Same-sex marriages produce uncertainty as to who is a “legal spouse” and create confusion for benefit plan administrators who must make many determinations based on an individual?s status as a “spouse.” For example, a plan administrator might need to determine whether a same-sex spouse is eligible to enroll in health benefits as a spouse, whether a same-sex spouse?s benefits may be paid for on a pre-tax basis, or whether a same-sex spouse is a “spouse” for purposes of making a distribution of death benefits from a 401(k) plan. Although health care coverage presents the most immediate issue, the determination of a participant?s “legal spouse” impacts cafeteria plan and 401(k) plan administration and may implicate other employment policies as well.
Defining “legal spouse” is complicated not only by the legal uncertainty surrounding the recent issuance of marriage certificates in San Francisco, but also by the disparate treatment that is developing between localities, states, and the federal government. For example, on Tuesday, April 20, 2004, an Oregon court ordered Multnomah County, Oregon to stop issuing same-sex marriage licenses, but ordered the State of Oregon to recognize the 3,000 licenses already issued. This disparate treatment is particularly confusing for benefit plan administration because the insurance companies that insure many welfare plan benefits must follow state law, but federal tax treatment is controlled by the Defense of Marriage Act. Finally, even if a same-sex partner?s status as a “legal spouse” can be determined for a particular benefits related decision, new court decisions, legislation, and possible constitutional amendments could upset that determination.
No Easy Answers
Although the confusion and complication could be resolved by simply acknowledging or disregarding same sex marriages for all purposes, the benefit plan sponsor cannot make this decision if it conflicts with state or federal law. Whatever approach employers decide to take today, it will be necessary to continue to monitor developments and, if necessary, make adjustments to respond to those developments. While any blanket decision to recognize or not recognize same-sex marriages invites lawsuits and adverse tax consequences, employers need to establish some uniformity in treatment across plans and between participants.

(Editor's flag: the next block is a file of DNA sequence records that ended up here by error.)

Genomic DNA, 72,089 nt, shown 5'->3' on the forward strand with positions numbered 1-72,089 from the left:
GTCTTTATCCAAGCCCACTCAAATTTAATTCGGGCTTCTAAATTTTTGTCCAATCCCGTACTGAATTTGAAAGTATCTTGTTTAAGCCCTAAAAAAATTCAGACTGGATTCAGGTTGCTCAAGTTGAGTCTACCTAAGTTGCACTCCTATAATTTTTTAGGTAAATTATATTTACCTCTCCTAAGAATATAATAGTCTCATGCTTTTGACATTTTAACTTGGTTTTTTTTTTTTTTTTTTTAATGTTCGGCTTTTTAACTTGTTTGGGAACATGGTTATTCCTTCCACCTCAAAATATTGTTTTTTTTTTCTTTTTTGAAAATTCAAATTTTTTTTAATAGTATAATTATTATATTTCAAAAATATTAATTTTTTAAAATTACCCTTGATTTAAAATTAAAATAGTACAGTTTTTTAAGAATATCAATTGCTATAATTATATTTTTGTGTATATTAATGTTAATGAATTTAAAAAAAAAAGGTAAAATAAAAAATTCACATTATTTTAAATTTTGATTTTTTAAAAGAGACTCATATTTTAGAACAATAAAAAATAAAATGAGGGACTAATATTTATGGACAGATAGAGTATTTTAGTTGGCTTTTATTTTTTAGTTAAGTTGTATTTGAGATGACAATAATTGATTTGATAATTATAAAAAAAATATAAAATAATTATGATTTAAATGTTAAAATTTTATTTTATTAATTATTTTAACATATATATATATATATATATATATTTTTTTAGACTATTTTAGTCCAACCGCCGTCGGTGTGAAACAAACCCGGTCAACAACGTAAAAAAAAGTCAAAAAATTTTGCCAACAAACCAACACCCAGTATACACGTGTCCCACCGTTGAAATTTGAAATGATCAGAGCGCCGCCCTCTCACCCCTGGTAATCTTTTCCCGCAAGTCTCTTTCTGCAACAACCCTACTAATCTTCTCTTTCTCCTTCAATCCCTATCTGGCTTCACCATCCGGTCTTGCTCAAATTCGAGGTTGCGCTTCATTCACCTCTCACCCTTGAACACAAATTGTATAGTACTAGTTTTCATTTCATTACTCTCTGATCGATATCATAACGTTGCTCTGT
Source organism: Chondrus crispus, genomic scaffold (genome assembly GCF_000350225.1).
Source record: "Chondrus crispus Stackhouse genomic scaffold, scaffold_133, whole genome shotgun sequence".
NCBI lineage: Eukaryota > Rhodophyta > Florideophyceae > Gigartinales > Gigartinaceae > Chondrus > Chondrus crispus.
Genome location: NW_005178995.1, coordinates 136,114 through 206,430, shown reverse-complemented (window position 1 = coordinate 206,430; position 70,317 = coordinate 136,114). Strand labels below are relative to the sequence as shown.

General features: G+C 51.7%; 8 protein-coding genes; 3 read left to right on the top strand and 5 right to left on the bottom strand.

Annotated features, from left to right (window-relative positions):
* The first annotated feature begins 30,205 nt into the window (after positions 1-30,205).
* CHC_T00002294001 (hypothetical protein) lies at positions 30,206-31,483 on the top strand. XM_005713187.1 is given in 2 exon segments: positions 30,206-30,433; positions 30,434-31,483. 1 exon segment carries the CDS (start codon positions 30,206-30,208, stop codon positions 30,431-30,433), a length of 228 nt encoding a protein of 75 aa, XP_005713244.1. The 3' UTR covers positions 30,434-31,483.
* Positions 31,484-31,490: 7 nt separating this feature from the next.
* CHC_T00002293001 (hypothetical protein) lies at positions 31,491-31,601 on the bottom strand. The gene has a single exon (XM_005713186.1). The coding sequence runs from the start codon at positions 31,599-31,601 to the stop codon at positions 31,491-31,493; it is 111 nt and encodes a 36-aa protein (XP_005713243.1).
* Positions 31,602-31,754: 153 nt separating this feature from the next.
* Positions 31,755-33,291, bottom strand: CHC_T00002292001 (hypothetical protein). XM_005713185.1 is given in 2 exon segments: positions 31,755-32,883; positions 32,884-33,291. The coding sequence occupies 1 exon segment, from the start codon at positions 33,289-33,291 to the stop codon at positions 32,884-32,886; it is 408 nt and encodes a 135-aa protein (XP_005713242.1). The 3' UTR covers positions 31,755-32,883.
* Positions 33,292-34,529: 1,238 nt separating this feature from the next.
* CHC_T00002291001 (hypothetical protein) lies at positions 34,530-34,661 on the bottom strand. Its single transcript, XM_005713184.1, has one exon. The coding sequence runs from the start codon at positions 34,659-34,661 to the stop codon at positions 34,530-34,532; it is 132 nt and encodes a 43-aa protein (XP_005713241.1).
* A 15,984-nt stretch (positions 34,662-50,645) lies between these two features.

We believe that in general there are two basic alternative approaches to this issue. The first is to do nothing and decide claims as they arise. The second involves plan amendments. The two approaches are described below.
- An employer may assess the legality of each marriage at the time the enrollment application or benefit claim arises. This approach would generally not require plan amendments, but it would prevent the employer from clearly articulating a uniform policy, because the law is rapidly changing. It also might create administrative difficulties because a same-sex partner?s status as spouse might change as these issues move through the courts and legislatures. It might also result in increased legal costs because each separate enrollment or claim would need to be analyzed under the law that exists at the time the enrollment or benefit claim arises. Finally, if a decision required a plan to permanently release control of substantial assets, the case-by-case approach might require court involvement to protect the plan from double payments.
- An employer may amend plans to create more certainty in treatment. For example, many plans could be amended to provide that until federal law recognizes marriages between same-sex spouses, same-sex spouses will be treated as domestic partners for all purposes under the plans except for coverage and benefits provided by insurance. For coverage and benefits provided by insurance, coverage and benefits of an employee?s same-sex spouse could be based on the insurance policy as interpreted by the insurance company. For self-funded benefits, federal laws provides the protection of ERISA and Defense of Marriage Act preemption. For insured benefits, state law will apply. The proof of marriage would substitute for the proof otherwise required to show domestic partner status.
Under either approach, beneficiary designations, including designation forms and default provisions, should be reviewed and revised to decrease ambiguity as much as possible. For example, we believe that beneficiary designation forms that use status as “spouse” rather than a specific name are likely to create conflicts and litigation.
We recommend employers take coordinated action to develop a unified and consistent approach to same-sex marriages under all their employee benefit plans and employment policies. The following steps should help employers in addressing this issue and avoiding litigation:
- Have legal counsel review and revise beneficiary designations to eliminate or decrease ambiguities that might result in litigation.
- Review plan administrative actions and employment practices to determine which actions and practices are impacted by spousal status.
- Chose an approach to resolving spousal status and implement that approach. In a case-by-case approach, determine who will review and approve legal determinations as they arise. In an amendment approach, review all benefit plans and execute amendments.
- Communicate with participants as appropriate. Provide notices and summary of material modifications as required by ERISA and educate human resource professionals to ensure that they are providing consistent and accurate information to plan participants and beneficiaries.